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Island park a historical treasure trove.

A melia Island is a landlubber's paradise. Its narrow, brick-studded streets are lined with art galleries and restaurants, and the atmosphere is a world away from the hubbub of other beach resorts.

The island is the northernmost barrier island on Florida's Atlantic coast, just a few miles from the state's border with Georgia. The island was named for Princess Amelia, the daughter of England's King George II. It is 13.5 miles long, and its width varies from one-quarter of a mile to two miles. The island's main industry is shrimping; nearly 80 percent of the Atlantic white. shrimp is harvested in the island's waters.

Surrounded by water on three sides, Fort Clinch State Park includes more than 12,000 feet of shoreline and 1,121 acres.

Construction of Fort Clinch was started in 1847 and continued through the Civil War. It was occupied by both Confederate and Union troops, and held a garrison for a few years following the war. The fort eventually was deactivated. It was reactivated in 1898 during the Spanish-American War then abandoned.

The state of Florida purchased the land around the fort in 1935. Crews from the Civilian Conservation Corps were responsible for the initial restoration of the fort and development of the park, which opened to the public in 1938.

The history of the fort is brought to life by rangers and volunteers, who dress in authentic Civil Warera uniforms and carry out the daily duties of Union soldiers. Each one stays in character, no matter what questions a curious public may throw at them.

Stan Reed is one of the rangers who guide visitors through the well-preserved fort. He leads visitors through the rough buildings that made up living quarters and work areas. When the group reaches the blacksmith shop, another ranger, in character as the blacksmith, takes over and explains how his job is done. With hand-held bellows, he pumps smoking coals to life, and as visitors watch in the steamy heat of the forge, he heats pieces of iron and hammers them on an anvil. One of the pieces becomes a wall hook in the shape of an antelope head. The blacksmith uses his skills to make artillery repairs or to create eating utensils for soldiers who had had their hands amputated.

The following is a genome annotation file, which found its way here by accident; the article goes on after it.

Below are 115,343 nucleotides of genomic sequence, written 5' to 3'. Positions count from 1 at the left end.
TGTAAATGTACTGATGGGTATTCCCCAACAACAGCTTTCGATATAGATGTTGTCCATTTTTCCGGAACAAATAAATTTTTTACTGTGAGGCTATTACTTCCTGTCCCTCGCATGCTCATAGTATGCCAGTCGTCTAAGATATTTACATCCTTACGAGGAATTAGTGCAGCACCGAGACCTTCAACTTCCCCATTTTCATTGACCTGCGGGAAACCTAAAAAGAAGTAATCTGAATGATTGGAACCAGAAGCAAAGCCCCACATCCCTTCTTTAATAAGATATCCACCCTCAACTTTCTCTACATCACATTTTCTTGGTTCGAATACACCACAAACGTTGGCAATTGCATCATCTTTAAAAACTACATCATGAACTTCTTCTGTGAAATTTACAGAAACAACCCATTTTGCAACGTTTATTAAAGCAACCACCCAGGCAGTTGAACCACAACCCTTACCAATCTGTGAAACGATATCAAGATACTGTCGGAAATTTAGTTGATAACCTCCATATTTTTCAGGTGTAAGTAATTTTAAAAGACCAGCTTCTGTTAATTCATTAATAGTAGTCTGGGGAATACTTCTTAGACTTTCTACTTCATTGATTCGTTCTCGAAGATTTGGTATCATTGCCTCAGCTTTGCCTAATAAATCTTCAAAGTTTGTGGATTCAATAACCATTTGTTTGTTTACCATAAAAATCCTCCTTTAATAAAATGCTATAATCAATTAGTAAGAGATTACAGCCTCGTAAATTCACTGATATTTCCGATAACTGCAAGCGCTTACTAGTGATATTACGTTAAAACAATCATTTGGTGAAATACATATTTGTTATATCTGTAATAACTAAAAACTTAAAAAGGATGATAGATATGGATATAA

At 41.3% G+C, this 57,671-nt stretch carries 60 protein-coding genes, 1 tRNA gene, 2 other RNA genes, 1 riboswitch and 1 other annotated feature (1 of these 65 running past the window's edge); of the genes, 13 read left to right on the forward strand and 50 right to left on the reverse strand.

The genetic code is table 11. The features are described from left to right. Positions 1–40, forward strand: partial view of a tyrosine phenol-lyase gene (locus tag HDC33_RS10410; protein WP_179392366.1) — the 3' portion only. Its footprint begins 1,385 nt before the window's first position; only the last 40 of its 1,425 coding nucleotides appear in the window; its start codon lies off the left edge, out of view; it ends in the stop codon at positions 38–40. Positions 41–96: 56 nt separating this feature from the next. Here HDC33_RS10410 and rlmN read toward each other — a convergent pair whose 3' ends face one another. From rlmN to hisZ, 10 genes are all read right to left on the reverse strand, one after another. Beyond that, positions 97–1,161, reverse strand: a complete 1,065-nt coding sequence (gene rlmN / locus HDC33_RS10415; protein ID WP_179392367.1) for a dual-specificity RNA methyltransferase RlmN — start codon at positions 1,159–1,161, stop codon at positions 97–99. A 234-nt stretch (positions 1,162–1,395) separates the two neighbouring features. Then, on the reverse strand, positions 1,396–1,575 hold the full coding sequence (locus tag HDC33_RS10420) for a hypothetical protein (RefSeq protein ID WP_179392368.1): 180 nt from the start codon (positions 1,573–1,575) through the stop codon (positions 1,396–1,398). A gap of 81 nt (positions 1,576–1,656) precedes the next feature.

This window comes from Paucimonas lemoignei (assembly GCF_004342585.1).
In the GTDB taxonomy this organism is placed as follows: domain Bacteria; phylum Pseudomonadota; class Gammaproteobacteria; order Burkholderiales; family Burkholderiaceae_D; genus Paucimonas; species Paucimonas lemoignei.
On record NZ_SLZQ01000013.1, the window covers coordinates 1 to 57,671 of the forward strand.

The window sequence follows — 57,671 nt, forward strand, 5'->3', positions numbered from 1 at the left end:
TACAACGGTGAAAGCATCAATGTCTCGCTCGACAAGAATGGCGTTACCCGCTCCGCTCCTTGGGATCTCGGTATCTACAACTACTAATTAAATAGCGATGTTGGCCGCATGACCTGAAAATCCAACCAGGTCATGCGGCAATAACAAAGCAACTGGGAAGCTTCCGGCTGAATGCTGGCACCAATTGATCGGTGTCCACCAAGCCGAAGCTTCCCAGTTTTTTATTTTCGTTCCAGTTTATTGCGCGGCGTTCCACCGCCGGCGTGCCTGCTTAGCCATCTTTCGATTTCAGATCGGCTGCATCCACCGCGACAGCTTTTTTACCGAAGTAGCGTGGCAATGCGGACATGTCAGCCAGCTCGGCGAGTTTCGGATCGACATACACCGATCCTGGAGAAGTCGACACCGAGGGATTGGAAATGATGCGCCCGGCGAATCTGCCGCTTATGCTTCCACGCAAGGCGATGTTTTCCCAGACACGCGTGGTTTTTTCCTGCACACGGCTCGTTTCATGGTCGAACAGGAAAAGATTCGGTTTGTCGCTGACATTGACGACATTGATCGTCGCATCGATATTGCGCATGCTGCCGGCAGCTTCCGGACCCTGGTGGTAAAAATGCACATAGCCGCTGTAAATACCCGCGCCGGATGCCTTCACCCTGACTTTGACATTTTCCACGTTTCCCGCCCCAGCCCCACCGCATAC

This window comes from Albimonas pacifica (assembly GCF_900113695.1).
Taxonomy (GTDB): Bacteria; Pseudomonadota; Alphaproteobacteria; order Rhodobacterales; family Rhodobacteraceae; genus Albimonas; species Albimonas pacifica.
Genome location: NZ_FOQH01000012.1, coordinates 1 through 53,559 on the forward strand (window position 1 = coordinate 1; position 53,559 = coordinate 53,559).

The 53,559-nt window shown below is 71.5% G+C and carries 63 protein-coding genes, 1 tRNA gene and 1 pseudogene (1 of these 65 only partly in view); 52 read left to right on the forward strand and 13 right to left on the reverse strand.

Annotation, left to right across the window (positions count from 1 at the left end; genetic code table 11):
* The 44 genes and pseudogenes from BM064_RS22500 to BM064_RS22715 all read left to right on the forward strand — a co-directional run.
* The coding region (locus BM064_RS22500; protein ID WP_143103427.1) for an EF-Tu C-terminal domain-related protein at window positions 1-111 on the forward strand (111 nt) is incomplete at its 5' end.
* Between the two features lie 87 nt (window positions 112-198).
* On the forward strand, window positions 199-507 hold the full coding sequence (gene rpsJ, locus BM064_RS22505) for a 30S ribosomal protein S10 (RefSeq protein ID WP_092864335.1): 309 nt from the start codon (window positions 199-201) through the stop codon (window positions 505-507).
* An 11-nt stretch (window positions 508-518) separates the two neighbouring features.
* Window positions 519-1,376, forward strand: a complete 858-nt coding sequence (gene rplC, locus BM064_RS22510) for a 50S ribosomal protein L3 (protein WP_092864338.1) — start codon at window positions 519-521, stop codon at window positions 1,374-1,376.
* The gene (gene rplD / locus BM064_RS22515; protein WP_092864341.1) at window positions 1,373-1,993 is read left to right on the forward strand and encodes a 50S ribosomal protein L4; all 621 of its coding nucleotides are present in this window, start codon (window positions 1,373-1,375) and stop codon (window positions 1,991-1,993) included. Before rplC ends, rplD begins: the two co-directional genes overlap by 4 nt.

Reed takes up the tour after the blacksmith shop and leads the group to the fort hospital, where he explains how the primitive equipment was used. In the 1860s, the patient supplied the power to the drill by pumping a pedal with his foot.

The park also offers nature hikes where alligators and other wildlife can be seen. Camping facilities are available, and visitors can try their luck at deep sea or surf fishing, or fishing from the pier.

To find out morc about Amelia Island and Fort Clinch, write Fort Clinch State Park, 2601 Atlantic Ave., Fernandina Beach, FL 32034, or call 1-(904) 277-7274.

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Author:Bowman, Martha
Date:Jan 19, 2003
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